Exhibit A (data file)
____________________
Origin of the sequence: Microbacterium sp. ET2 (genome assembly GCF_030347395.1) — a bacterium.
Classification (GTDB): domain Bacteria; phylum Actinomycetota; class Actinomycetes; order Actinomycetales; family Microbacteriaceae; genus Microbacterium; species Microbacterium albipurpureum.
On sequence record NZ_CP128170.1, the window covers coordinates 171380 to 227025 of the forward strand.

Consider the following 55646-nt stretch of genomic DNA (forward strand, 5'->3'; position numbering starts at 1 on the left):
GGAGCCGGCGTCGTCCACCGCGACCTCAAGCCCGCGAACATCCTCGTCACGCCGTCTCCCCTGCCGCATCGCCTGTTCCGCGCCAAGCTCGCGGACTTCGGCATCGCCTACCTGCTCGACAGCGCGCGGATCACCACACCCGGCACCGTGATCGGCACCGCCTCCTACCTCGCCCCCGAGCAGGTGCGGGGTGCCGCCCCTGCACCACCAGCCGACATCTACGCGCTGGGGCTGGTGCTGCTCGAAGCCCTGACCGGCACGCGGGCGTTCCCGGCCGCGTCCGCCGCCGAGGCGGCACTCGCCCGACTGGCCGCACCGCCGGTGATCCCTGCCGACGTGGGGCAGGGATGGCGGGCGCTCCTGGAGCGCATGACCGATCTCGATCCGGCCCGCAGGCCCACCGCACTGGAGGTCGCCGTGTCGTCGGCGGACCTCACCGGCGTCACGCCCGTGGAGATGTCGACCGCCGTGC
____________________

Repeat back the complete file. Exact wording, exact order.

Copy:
Origin of the sequence: Microbacterium sp. ET2 (genome assembly GCF_030347395.1) — a bacterium.
Classification (GTDB): domain Bacteria; phylum Actinomycetota; class Actinomycetes; order Actinomycetales; family Microbacteriaceae; genus Microbacterium; species Microbacterium albipurpureum.
On sequence record NZ_CP128170.1, the window covers coordinates 171380 to 227025 of the forward strand.

Consider the following 55646-nt stretch of genomic DNA (forward strand, 5'->3'; position numbering starts at 1 on the left):
GGAGCCGGCGTCGTCCACCGCGACCTCAAGCCCGCGAACATCCTCGTCACGCCGTCTCCCCTGCCGCATCGCCTGTTCCGCGCCAAGCTCGCGGACTTCGGCATCGCCTACCTGCTCGACAGCGCGCGGATCACCACACCCGGCACCGTGATCGGCACCGCCTCCTACCTCGCCCCCGAGCAGGTGCGGGGTGCCGCCCCTGCACCACCAGCCGACATCTACGCGCTGGGGCTGGTGCTGCTCGAAGCCCTGACCGGCACGCGGGCGTTCCCGGCCGCGTCCGCCGCCGAGGCGGCACTCGCCCGACTGGCCGCACCGCCGGTGATCCCTGCCGACGTGGGGCAGGGATGGCGGGCGCTCCTGGAGCGCATGACCGATCTCGATCCGGCCCGCAGGCCCACCGCACTGGAGGTCGCCGTGTCGTCGGCGGACCTCACCGGCGTCACGCCCGTGGAGATGTCGACCGCCGTGC